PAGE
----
For each agency, the disparity index for each race-ethnic group is presented for the years 2000, 2001 and 2002. For the state as a whole, the key indicators show only small changes between 2001 and 2002. The largest change is registered in the contraband hit rate (the fraction of searches in which contraband is found) for Hispanics. In 2001, 10.6 percent of searches of Hispanics resulted in contraband, compared with a contraband hit rate of 17.3 percent for Hispanics in 2002.

A reasoned determination of the existence of racial profiling in a community requires a comprehensive evaluation of the full range of information compiled in the agency reports. This brief summary of selected indicators for the state as a whole is intended to stimulate those local evaluations and dialogue.

Table 2. Agencies that did not submit reports as required by state law
 *Denotes agencies that submitted reports, but after the deadline. (Section 590.650, RSMo)
Alexandria Police Dept. Altenburg Police Dept. Birch Tree Police Dept.
Bismarck Police Dept. Black Jack Police Dept. Breckenridge Police Dept.
Browning Police Dept. Burlington Junction Police Dept. Callao Police Dept.
Canalou Police Dept. Cardwell Police Dept. Chamois Police Dept.
Clarksburg Police Dept. Clyde Police Dept. Conway Police Dept.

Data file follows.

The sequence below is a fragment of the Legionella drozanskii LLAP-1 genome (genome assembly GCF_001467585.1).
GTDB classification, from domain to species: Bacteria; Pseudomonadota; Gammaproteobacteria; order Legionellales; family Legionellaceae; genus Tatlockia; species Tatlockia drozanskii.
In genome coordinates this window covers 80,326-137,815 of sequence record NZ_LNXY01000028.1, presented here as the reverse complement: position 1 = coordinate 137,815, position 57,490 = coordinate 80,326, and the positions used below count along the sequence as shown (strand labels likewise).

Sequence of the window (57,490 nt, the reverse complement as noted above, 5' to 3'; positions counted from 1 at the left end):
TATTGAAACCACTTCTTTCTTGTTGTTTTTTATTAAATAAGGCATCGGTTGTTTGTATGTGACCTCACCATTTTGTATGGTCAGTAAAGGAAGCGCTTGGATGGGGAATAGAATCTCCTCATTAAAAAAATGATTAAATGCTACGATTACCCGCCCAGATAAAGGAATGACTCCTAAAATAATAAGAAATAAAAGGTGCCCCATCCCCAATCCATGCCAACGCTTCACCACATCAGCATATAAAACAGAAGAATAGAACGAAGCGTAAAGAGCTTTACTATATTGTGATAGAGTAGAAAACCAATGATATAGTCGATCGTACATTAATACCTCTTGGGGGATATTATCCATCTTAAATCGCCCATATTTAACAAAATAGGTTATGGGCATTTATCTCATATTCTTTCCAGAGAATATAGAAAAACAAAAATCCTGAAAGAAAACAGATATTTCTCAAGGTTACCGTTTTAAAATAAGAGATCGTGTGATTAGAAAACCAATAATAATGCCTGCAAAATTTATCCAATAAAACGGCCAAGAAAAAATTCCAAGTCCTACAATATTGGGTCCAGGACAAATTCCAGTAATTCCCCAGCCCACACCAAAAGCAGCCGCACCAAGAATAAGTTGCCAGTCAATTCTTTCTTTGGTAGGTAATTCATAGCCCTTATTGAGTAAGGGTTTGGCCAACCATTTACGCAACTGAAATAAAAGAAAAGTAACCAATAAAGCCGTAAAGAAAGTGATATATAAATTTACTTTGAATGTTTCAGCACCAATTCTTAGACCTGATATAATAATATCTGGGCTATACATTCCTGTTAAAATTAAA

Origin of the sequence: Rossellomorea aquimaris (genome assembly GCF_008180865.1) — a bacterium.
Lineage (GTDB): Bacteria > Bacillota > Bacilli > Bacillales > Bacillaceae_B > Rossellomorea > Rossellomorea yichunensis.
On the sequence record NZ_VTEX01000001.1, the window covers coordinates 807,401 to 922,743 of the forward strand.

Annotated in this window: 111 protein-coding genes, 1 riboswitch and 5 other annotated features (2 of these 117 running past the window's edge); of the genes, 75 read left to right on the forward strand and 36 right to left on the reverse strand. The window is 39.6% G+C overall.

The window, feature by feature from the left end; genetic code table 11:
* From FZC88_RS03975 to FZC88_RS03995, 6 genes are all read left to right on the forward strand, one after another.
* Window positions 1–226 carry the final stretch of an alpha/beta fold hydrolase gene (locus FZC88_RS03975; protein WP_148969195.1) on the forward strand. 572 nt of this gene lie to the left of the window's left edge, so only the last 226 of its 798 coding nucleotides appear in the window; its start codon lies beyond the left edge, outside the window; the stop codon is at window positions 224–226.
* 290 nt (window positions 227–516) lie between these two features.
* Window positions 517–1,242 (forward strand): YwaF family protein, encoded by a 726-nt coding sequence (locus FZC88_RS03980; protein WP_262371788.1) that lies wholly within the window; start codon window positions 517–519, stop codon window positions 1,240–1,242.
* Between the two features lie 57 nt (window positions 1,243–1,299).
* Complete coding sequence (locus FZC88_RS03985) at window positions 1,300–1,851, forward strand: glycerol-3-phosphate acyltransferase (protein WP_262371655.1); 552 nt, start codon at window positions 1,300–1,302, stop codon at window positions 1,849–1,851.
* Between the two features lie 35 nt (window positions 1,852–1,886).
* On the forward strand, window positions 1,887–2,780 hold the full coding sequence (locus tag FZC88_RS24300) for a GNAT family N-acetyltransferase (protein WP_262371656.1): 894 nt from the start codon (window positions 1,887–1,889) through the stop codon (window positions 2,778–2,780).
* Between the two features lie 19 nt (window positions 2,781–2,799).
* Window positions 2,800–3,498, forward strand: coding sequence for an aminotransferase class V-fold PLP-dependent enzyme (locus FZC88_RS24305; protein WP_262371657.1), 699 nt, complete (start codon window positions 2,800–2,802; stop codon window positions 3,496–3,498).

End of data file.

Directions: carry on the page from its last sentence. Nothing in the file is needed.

Deepwater Police Dept. Delta Police Dept. Eminence Police Dept.
Farber Police Dept. Forest Park Police Dept. Gainesville Police Dept.
Glen Echo Police Dept. Golden City Police Dept. Grant City Police Dept.
Green City Police Dept. *Greenville Police Dept. Hardin Police Dept.
*Hartville Police Dept. Holland Police Dept. *Holt Police Dept.
Homestown Police Dept. Howardville Police Dept. Kidder Police Dept.
Laddonia Police Dept. Matthews Police Dept. Mayview Police Dept.
Mill Springs Police Dept. Mineral Point Police Dept. Naylor Police Dept.
Neelyville Police Dept. New Cambria Police Dept. *New Madrid Police Dept.
Niangua Police Dept. Oakland Police Dept. Oronogo Police Dept.
Portage Des Sioux Police Dept. Purdin Police Dept. Rayville Police Dept.
Sheldon Police Dept. Sparta Police Dept. Stewartsville Police Dept.